A Map of the various wolf packs within Yellowstone National park, by Yellowstone_wolfmap.jpg: work of a National Park Service employeederivative work: Rrburke (talk) – Yellowstone_wolfmap.jpg, Public Domain,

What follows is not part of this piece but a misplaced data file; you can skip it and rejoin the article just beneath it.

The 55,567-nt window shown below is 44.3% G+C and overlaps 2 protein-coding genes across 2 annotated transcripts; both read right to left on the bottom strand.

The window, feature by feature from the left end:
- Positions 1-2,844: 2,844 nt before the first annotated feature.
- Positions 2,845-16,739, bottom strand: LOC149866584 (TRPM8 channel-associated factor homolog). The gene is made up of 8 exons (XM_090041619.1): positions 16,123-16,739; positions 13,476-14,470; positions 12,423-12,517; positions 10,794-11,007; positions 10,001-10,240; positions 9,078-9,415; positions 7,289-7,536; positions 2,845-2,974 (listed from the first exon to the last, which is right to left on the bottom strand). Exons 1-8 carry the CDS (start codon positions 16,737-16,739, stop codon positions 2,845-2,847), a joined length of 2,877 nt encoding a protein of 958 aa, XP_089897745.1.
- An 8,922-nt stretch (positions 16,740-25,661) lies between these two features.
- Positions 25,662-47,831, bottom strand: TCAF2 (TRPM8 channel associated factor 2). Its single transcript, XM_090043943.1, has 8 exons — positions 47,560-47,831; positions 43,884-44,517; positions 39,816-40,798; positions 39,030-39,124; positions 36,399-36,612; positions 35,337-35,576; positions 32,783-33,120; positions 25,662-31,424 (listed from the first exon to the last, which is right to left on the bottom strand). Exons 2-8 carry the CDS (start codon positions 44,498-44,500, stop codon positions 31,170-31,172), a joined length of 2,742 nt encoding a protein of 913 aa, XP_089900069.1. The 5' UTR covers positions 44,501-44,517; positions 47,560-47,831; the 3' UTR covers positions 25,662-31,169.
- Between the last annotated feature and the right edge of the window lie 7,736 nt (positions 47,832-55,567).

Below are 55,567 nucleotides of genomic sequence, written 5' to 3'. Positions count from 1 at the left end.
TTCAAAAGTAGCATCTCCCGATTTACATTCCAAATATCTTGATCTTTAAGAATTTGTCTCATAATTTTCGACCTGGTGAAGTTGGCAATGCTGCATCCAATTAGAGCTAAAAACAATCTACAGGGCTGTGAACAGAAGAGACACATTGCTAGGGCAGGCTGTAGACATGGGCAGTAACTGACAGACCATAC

Unfortunately, success stories of this magnitude are not often seen in the marine environment for a few different reasons:  MPAs are more difficult to enforce, as they are in a 3D environment where depth is a factor.  This is amplified by the fact that many MPAs are created in countries without the resources to maintain them properly (Bennet & Dearden, 2014).  Moreover, the ocean is an ever-changing environment, with water flow and fluid dynamics having major effects on every ecosystem.  Additionally, a key factor that influences MPA efficacy is the unique life cycle of most marine organisms.  A fundamental difference between organisms on land, and in the ocean, is that marine organisms have larval stages.  Most fish and other marine organisms (corals, invertebrates, etc.) do not give live birth, or hatch their eggs in a stable environment like land animals.  Instead, many reproduce by spawning, which is releasing their millions of eggs and sperm into the water column in hopes they will connect with each other.  Once the eggs are fertilized and the larvae begin developing, they are subject to the forces of nature, and move wherever the current takes them.  They are also more or less microscopic at this point, and are often a food source for larger fish.  Because of this, the larvae of a tuna or blue marlin could be eaten by the very fish that they themselves prey on.  This unique circular pattern, coupled with the fact that larval dispersal can span hundreds of miles in the ocean, makes completely protecting a species in a single MPA very challenging (Cowen et al., 2006).